The Awards are organised by Mark Walker at AbilityNet, who is pictured below with BBC Click presenter Kate Russell, who hosts the event, Ian Caveney of BT and Ben Scott Robinson of the Small Robot Company, winners of the BT Connected Society Award 2018.

Small Robot Company won the BT Connected Society Award at AbilityNet Tech4Good Awards 2018

Mark said everyone was still buzzing after another amazing event:

“We've had another fantastic year, with so many inspiring stories from people who are using tech to make the world a better place. We had over 200 high-quality entries and our 35 finalists included big tech names such as Microsoft and Facebook, along with small charities, startups and lots of volunteers. 

"Our judging panel includes tech, charity and business experts from a huge range of organisations, including the BBC, BT, Comic Relief and Government. The standard was much higher than usual so they had a really tough time choosing the winners.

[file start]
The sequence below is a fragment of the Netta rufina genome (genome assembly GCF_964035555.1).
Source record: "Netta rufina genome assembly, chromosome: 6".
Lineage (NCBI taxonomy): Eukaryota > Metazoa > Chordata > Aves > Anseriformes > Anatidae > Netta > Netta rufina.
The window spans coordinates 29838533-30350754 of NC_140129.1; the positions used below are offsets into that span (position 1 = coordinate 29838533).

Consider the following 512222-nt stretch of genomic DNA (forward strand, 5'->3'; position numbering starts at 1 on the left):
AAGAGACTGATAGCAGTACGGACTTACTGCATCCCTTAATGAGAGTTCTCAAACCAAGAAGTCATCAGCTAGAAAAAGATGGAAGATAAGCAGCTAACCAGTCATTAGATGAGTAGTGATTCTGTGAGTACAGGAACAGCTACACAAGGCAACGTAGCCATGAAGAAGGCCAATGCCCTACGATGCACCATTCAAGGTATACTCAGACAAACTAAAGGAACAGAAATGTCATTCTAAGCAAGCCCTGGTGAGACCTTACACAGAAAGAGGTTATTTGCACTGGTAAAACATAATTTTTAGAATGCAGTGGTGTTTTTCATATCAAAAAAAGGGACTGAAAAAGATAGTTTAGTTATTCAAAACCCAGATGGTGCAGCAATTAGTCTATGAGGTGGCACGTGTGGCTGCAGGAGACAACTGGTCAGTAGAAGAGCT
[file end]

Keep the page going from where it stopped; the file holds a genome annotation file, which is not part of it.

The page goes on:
“The Award Ceremony is such an uplifting event - it's wonderful to meet so many amazing people who are using their passion for technology to change the lives of other people. It's such a privilege to celebrate their success and help them share their stories to inspire others. Everyone at AbilityNet is so proud of the way the Tech4Good Awards has grown over the past eight years - and so grateful for the support we get from BT and all the other partners and supporters."

More details

Smartwatch app which helps people with a learning disability travel more independently makes finals of Tech4Good Awards

Tech4Good Accessibility Award finalist waytoB, founded by two students, has integrated a smartphone and smartwatch platform to help people with a learning disability navigate their environment more independently. It's currently being trialled in Ireland and is a finalist in this year's Tech4Good Awards, which celebrate the amazing people who use tech to help make the world a better place.